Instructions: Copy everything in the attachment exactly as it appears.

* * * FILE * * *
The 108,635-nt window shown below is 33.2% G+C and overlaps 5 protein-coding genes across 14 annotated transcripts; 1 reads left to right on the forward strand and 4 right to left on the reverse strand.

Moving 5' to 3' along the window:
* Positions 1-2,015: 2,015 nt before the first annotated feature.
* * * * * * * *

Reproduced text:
The 108,635-nt window shown below is 33.2% G+C and overlaps 5 protein-coding genes across 14 annotated transcripts; 1 reads left to right on the forward strand and 4 right to left on the reverse strand.

Moving 5' to 3' along the window:
* Positions 1-2,015: 2,015 nt before the first annotated feature.